- Why the Notion of Victorian Britain Does Make Sense
From its very outset, Victorian studies has been marked by evasiveness and embarrassment about the chronological limits that define its identity. No one, Richard Price observed in 1990, has ever taken the period qua period seriously. 1 From the foundational classics of the field to the recent surveys of Philip Davis and K. T. Hoppen, the Victorian period has been shaped by a scholarship that has either molded the terminal dates of Victoria's reign to its own ends, or prefaced studies of the period with the apparently obligatory admission that it doesn't really exist. Significantly, Victorian Studies has never been able to publish a defense of the period to balance observations like Morse Peckham's in 1967: "If we think that there once actually existed 'Victorian culture' we shall for ever be hopelessly confused" (277). There are some signs that scholars are finally prepared to begin a more thorough interrogation of the category of the Victorian, although hitherto such work has been largely from the perspective of literary studies rather than cultural history. 2
No doubt in some respects this skepticism is sensible and beneficial. All historical periods have only partial validity. Periodization may, as Hoppen has suggested, be "a mischievous conception" (2); historical boundaries are permeable, and questioning the nature and positioning of chronological markers helps to avoid closing off fruitful lines of inquiry. But periods are also, as Hoppen concedes, "a methodological necessity" (2), for they structure our attempts to understand the past. At present we seem determined to have our cake and eat it—to resist any attempts at synthetic interpretation while clinging to the "Victorian" not just as an organizing framework for courses and journals, but as a framing device for our analyses, a convention against which we can read individual examples. This is not a productive ambiguity. Our unwillingness to define period coherence or distinctiveness vitiates deployments of the "Victorian," whether denotative or connotative, and lays open to question the whole idea of "Victorian studies" as a scholarly [End Page 395] endeavor. If we want to do more than hide lazily behind a badge of convenience, we must either abandon "Victorian" as definitional or seek to construct the boundaries of its meaningfulness, not least by establishing the meaningfulness of its boundaries.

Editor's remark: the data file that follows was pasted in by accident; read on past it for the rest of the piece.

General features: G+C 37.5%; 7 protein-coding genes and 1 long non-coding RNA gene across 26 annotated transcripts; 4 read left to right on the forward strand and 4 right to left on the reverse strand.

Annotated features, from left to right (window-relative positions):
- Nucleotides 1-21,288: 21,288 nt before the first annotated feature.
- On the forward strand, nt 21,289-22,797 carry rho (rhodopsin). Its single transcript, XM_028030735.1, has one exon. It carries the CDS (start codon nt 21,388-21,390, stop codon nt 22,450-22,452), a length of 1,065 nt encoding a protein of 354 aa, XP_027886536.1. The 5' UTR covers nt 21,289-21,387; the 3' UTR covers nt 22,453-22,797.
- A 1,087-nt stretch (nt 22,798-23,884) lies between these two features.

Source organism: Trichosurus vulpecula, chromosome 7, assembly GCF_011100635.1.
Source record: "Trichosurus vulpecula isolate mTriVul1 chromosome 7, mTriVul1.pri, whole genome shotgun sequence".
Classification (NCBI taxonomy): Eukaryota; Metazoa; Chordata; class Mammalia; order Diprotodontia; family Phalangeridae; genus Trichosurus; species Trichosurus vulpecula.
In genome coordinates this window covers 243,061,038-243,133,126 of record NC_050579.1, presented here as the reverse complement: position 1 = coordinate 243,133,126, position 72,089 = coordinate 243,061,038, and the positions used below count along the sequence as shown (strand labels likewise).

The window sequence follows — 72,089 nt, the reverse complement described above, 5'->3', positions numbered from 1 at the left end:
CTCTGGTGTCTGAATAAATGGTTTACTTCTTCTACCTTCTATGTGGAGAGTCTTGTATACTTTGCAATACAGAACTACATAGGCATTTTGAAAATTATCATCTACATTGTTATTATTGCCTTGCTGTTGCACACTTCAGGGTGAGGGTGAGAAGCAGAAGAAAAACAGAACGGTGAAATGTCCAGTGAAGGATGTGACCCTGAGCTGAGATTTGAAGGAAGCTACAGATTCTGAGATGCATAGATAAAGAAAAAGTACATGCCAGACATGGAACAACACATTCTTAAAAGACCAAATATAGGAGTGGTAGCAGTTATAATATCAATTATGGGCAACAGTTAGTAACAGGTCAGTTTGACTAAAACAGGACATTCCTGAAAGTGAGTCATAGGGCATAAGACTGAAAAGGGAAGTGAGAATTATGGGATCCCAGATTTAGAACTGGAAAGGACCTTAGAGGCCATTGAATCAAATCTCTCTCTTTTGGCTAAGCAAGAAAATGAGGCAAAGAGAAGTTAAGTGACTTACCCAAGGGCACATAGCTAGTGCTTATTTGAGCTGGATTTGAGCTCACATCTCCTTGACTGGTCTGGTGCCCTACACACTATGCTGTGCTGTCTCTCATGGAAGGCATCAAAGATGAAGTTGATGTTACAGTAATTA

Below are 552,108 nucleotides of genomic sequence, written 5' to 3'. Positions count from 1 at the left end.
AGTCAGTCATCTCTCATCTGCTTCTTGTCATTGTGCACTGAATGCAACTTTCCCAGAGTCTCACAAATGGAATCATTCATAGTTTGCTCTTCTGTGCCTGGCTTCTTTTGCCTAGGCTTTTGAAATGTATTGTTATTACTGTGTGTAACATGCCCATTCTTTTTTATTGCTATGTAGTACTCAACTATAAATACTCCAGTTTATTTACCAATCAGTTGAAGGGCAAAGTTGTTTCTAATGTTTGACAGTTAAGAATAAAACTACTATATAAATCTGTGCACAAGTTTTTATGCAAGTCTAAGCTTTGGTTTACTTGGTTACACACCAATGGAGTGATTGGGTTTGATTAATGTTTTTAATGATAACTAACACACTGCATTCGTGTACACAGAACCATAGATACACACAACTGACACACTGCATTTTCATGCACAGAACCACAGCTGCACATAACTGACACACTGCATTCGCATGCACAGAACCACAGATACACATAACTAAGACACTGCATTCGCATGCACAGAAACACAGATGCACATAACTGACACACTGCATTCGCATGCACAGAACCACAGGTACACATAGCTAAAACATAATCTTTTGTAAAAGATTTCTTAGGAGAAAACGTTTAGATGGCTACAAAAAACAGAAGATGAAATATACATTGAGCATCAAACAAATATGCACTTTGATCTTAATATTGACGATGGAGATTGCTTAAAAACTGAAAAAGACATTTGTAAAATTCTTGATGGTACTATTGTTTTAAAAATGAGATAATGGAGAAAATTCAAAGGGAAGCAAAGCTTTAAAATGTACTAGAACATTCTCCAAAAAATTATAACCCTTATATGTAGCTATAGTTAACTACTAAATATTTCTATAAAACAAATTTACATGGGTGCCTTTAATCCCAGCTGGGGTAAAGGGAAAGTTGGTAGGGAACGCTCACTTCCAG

As a question of cultural rather than more narrowly literary history, it seems, on the face of it, counterintuitive not to think of the Victorian as a period, whether conceived of as lodged between the profound transformations of the Romantic era and the emergence of Modernism, or situated between a long eighteenth century and the twentieth-century world. Despite the predictable challenge posed by the chronological divisions imposed on the new Oxford History of England series, readers of both Boyd Hilton's A Mad, Bad, Dangerous People: England 1783–1846 (2006) and G. R. Searle's pointedly titled A New England? War and Peace, 1886–1918 (2004) will find it very hard to escape a sense not just of the inevitable transformations of each substantial period, but of the concentration of these changes around the margins of Victoria's reign. In contrast, it is difficult to evaluate the case against the Victorian as a cultural period. With the exception of Price, whose analysis, by his own admission, pays only limited attention to culture, skeptics have rarely sought to do more than chisel away at the margins. Where hostility to the Victorian period goes beyond dislike of periodization per se, or dismay at some of its dangers, it appears to rest on a number of unnecessary assumptions: that to claim a Victorian period is to propose a significance for the reign of Victoria itself; to identify abrupt caesurae at the period's beginning and end; to ignore any changes that took place during the intervening years; and perhaps, above all, to see the timeframe as possessing a series of unique and universally applicable characteristics usually defined in terms of "zeitgeist," "temper," or "spirit of the age."
None of these propositions are advanced here. The boundaries of the Victorian period are fuzzy, but even so, the years around the mid-1830s and...